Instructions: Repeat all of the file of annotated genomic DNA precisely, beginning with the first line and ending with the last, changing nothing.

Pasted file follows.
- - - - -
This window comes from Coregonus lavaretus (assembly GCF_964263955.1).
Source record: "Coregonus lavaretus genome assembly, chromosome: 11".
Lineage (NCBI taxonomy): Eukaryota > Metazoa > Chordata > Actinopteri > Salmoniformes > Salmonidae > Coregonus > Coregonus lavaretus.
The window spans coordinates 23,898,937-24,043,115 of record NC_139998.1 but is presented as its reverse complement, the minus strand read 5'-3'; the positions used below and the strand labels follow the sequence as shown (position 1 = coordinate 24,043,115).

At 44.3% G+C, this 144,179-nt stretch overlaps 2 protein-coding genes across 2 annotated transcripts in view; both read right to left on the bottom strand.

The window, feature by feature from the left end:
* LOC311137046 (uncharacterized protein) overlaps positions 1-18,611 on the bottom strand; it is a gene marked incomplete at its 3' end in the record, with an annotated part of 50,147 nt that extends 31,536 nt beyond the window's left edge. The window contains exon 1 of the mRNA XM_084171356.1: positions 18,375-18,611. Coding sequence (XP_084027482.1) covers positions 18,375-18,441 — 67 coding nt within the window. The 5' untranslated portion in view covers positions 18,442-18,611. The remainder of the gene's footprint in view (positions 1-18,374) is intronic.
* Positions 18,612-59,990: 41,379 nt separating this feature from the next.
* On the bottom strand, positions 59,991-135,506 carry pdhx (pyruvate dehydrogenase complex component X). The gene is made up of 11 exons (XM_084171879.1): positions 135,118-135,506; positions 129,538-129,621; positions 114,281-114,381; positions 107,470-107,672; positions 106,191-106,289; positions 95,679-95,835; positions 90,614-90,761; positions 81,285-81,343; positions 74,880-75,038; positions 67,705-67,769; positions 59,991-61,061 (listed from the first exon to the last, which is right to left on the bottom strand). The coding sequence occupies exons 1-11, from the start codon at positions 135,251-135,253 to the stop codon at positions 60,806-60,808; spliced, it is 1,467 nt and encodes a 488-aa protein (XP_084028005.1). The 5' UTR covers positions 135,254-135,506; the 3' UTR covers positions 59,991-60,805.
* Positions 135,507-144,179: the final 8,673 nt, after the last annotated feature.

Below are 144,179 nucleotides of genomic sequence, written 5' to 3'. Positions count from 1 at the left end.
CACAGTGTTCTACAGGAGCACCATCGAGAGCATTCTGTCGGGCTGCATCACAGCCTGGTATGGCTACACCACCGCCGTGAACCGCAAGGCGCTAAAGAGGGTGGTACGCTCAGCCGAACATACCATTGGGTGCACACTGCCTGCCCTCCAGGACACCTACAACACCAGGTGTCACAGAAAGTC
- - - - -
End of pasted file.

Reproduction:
This window comes from Coregonus lavaretus (assembly GCF_964263955.1).
Source record: "Coregonus lavaretus genome assembly, chromosome: 11".
Lineage (NCBI taxonomy): Eukaryota > Metazoa > Chordata > Actinopteri > Salmoniformes > Salmonidae > Coregonus > Coregonus lavaretus.
The window spans coordinates 23,898,937-24,043,115 of record NC_139998.1 but is presented as its reverse complement, the minus strand read 5'-3'; the positions used below and the strand labels follow the sequence as shown (position 1 = coordinate 24,043,115).

At 44.3% G+C, this 144,179-nt stretch overlaps 2 protein-coding genes across 2 annotated transcripts in view; both read right to left on the bottom strand.

The window, feature by feature from the left end:
* LOC311137046 (uncharacterized protein) overlaps positions 1-18,611 on the bottom strand; it is a gene marked incomplete at its 3' end in the record, with an annotated part of 50,147 nt that extends 31,536 nt beyond the window's left edge. The window contains exon 1 of the mRNA XM_084171356.1: positions 18,375-18,611. Coding sequence (XP_084027482.1) covers positions 18,375-18,441 — 67 coding nt within the window. The 5' untranslated portion in view covers positions 18,442-18,611. The remainder of the gene's footprint in view (positions 1-18,374) is intronic.
* Positions 18,612-59,990: 41,379 nt separating this feature from the next.
* On the bottom strand, positions 59,991-135,506 carry pdhx (pyruvate dehydrogenase complex component X). The gene is made up of 11 exons (XM_084171879.1): positions 135,118-135,506; positions 129,538-129,621; positions 114,281-114,381; positions 107,470-107,672; positions 106,191-106,289; positions 95,679-95,835; positions 90,614-90,761; positions 81,285-81,343; positions 74,880-75,038; positions 67,705-67,769; positions 59,991-61,061 (listed from the first exon to the last, which is right to left on the bottom strand). The coding sequence occupies exons 1-11, from the start codon at positions 135,251-135,253 to the stop codon at positions 60,806-60,808; spliced, it is 1,467 nt and encodes a 488-aa protein (XP_084028005.1). The 5' UTR covers positions 135,254-135,506; the 3' UTR covers positions 59,991-60,805.
* Positions 135,507-144,179: the final 8,673 nt, after the last annotated feature.

Below are 144,179 nucleotides of genomic sequence, written 5' to 3'. Positions count from 1 at the left end.
CACAGTGTTCTACAGGAGCACCATCGAGAGCATTCTGTCGGGCTGCATCACAGCCTGGTATGGCTACACCACCGCCGTGAACCGCAAGGCGCTAAAGAGGGTGGTACGCTCAGCCGAACATACCATTGGGTGCACACTGCCTGCCCTCCAGGACACCTACAACACCAGGTGTCACAGAAAGTC